Coinexchange is a cryptoasset exchange located in Australia. Their volume over the last 24 hours is $0. The exchange is rated “D” which means “Poor.” They are a crypto-only exchange.
CoinExchange is a centralized cryptocurrency exchange that claims to focus on altcoin trading. The platform is covered in secrecy as, at the time of this writing, its website doesn’t feature any information about the owners of the business, when was it founded and where is it registered. If the information on CoinExchange’s Twitter profile is to be believed, the platform was founded in 2018 and is situated in Australia. Unfortunately, the exchange doesn’t have a LinkedIn page either to help us verify this claim. The only possible confirmation of this is the statement in the “Terms and Conditions” page, which makes it clear that CoinExchange’s business is governed by the laws of the State of New South Wales.
The website’s “Terms and Conditions” page doesn’t feature any meaningful information regarding the company’s background and owners as well. What it does though, is to jump straight to the risks of cryptocurrency trading and also include a very concerning section, called “Limitation of Warranties.” The information there states that should the client use services from CoinExchange which cost less than AUD $40 000, “certain guarantees apply to those services.” It continues to say that these guarantees apply “regardless of any express warranties to which you may also be entitled under these Terms.” In general, the whole “Terms and Conditions” page focuses mostly on the users’ obligations and risks, rather than the actual services of the platform (who operates it, how is data stored and processed, which third-party service providers are involved, etc.).
Since CoinExchange doesn’t mention the owning company and doesn’t have a LinkedIn page, it is impossible to track down the people behind the platform. This lack of publicity doesn’t help in the case of building transparency and establishing the exchange as a trusted and credible service provider.
CoinExchange’s team claims that security is their top priority. The main page of their website states that the platform employs “an aggressive cold storage policy on all currencies” in its system. From the FAQ page, we understand that the platform employs two-factor authentication and IP address verification. According to the team’s description of the latter security measure, logins from new IP addresses trigger the sending of emails to the user. Once he verifies the ownership of the email and that he was the one logging from a new IP, the address is added to a list and is no longer unrecognizable.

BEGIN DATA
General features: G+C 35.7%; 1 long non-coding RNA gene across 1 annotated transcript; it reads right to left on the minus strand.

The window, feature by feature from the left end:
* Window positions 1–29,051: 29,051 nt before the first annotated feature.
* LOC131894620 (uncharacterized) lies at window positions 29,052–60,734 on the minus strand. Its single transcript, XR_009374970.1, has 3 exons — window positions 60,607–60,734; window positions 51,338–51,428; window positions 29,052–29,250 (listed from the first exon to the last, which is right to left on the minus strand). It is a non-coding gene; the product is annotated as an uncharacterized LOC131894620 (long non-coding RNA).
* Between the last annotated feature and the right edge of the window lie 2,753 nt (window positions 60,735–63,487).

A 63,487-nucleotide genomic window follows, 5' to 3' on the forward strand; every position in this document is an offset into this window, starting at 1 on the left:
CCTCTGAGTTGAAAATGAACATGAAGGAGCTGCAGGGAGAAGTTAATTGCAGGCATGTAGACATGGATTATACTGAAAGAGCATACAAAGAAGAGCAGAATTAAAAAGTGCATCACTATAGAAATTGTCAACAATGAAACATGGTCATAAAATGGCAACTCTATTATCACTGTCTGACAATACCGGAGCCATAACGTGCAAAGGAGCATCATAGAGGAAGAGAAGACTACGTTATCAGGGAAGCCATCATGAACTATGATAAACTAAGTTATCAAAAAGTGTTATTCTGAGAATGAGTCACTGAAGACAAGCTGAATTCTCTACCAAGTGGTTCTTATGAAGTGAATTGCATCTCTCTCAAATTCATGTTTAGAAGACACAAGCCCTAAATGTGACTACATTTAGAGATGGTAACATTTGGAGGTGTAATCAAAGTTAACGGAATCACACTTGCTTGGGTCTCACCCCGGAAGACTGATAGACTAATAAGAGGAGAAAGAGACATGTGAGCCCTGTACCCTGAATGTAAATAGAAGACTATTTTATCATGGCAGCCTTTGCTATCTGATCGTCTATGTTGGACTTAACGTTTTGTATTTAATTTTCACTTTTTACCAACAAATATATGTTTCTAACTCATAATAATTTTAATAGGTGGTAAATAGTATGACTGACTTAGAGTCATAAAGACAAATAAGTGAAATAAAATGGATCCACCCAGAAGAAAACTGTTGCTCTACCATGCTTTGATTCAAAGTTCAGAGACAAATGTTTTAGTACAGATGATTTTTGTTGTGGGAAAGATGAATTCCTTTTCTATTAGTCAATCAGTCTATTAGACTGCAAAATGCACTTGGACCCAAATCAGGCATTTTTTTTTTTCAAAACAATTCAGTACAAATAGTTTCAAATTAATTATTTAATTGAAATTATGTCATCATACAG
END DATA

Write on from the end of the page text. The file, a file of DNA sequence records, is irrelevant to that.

CoinExchange doesn’t adhere to any KYC or AML procedures. There are no requirements for the users to send any documentation or identity proofs. The only thing that clients need is an email address. Signing up that way doesn’t even impose trading restrictions or any limitations.
The exchange’s website emphasizes the importance of good customer support. The supported communication channels, though, are limited to social media and a Ticket system. The team behind the project shares that they believe “good support is second only to security.” They also add that they “endeavour to answer” client’s queries as quickly as possible. However, this doesn’t seem to be the case judging by the users’ experience with the exchange’s customer support service. Numerous users on Reddit, Bitcointalk, Trustpilot, and Steemit report their struggles to get in touch with a platform’s representative. Furthermore, they report of various problems and security issues, such as blocked accounts directly after signup and without any prior notice or follow-up explanation, intentional deactivation of users’ accounts, unaddressed tickets, transactions pending for weeks, and so on. The most common problem, though, reported by the majority of users, is the loss of funds and vanished deposits once they log out and then log back into the account. According to the victims, the customer support representatives continuously refuse to address their issues.
When it comes to the topic of hacker attacks and security breaches, it is worth noting that CoinExchange became a victim of a DNS attack in 2018. Although there are no reports of lost funds, as a consequence of the attack, the access to the platform was restricted for a few days. CoinExchange migrated to a new domain – coinexchange2.com. After the situation was fixed, the platform returned to its original address.
At the time of this writing, there is no information about governmental investigations targeted at CoinExchange.Read More